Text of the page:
In This Issue
- Target: Net Neutrality
- Cyber Bill of Rights?
- Privacy Push to States
- Report from the CEO
- Senate Privacy Vote
- Cos Can Stay Ahead
- Cyber Best Practices
- Cos: Share Cyber Data
- WikiLeaks & Spy Tools
- AWS Security Primer
- Cyber Risks Network
- Online Cyber Course
- Google Cloud Clients
- Google Secret: People
- Cloud for Everything?
- Edge Will Eat Cloud
- Coming DCIA Events
The Trump administration served notice on Thursday that its next move to deregulate broadband internet service companies would be to jettison the Obama administration’s net neutrality rules, which were intended to safeguard free expression online.
The net neutrality rules, approved by the Federal Communications Commission in 2015, aimed to preserve the open internet and ensure that it could not be divided into pay-to-play fast lanes for web and media companies that can afford it and slow lanes for everyone else.
Supporters of net neutrality have insisted the rules are necessary to protect equal access to content on the internet.
Opponents said the rules unfairly subjected broadband internet suppliers like Verizon, AT&T, Comcast, and Charter to utility-style regulation.
In a news conference, Sean Spicer, the White House spokesman, mentioned the net neutrality rules affecting telecommunications and cable internet services, noting that the Obama administration had “reclassified them as common carriers.”
Mr. Spicer said President Trump had pledged to reverse this overreach… Read More
Your email could be hacked.
Your TV might be recording your conversations.
More and more of your personal data is being mined every day.
Data breaches have become commonplace.
Even your child’s doll might invite a stranger into your house.
By any measure, our privacy is in jeopardy.
When our conversations are no longer private, when our personal data is being sliced and diced every which way, when we can’t expect even our messages, our photos, and our email to remain in our control, that fundamentally changes who we are and how we act.
The US Constitution doesn’t specifically define protections for privacy, but the time has come to consider a new series of amendments… Read More
Now that Republicans are in charge, the federal government is poised to roll back regulations limiting access to consumers’ online data.
States have other ideas.
As on climate change, immigration and a host of other issues, some state legislatures may prove to be a counterweight to Washington by enacting new regulations to increase consumers’ privacy rights.
Illinois legislators are considering a “right to know” bill that would let consumers find out what information about them is collected by companies like Google and Facebook, and what kinds of businesses they share it with.
Such a right, which European consumers already have, has been a longtime goal of privacy advocates.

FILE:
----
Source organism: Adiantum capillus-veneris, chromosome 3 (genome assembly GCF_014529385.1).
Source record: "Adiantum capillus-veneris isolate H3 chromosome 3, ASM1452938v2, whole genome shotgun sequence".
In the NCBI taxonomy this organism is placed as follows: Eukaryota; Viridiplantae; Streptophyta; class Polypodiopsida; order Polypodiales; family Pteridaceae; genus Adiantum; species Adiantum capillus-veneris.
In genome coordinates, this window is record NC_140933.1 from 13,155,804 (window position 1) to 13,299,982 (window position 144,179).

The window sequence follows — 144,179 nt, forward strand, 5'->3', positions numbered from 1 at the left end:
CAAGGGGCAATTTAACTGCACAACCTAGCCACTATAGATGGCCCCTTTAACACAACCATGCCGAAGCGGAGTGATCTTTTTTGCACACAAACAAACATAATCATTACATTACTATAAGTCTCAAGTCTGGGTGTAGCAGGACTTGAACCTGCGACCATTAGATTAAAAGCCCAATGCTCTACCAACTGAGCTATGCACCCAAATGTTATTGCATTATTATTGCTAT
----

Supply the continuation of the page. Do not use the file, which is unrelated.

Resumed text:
Two other proposals face a crucial Illinois House committee vote this week.
One would regulate when consumers’ locations can be tracked by smartphone applications, and another would limit the use of microphones in internet-connected devices like mobile phones, smart TVs and personal assistants like Amazon’s Echo… Read More
This week, the US Senate approved a resolution under the Congressional Review Act to roll-back the broadband consumer privacy rules adopted in October by the Federal Communications Commission (FCC), which would have gone into effect later this year.
The US House of Representatives approved a similar measure later in the week.
The broadband consumer privacy rules were intended to protect internet users from certain methods of unauthorized collection and utilization of sensitive data regarding their online activity.
The FCC rules would have applied to broadband network operators, while online web companies are covered separately under privacy protection rules enforced by the Federal Trade Commission (FTC).
The step taken by the Senate will remove the conflicting set of privacy protections and double-standard created by such different sets of regulation for internet service providers (ISPs) and the rest of the internet ecosystem.
While visibility into online users’ behavior is different for internet service providers (ISPs) than for web-based companies, it would have been challenging to synthesize these different regimes to ensure equitability, provide for a nondiscriminatory approach with consistent regulatory standards, and avoid confusion at the consumer level.
Consumers are attracted to online services, regardless of the source, supported by business models that defray costs through the integration of targeted advertising, which can be more valuable to both service providers and end-users than untargeted messages.
In addition, individualized content with enhancements driven by such factors as browsing data and other usage behavior benefits customers greatly.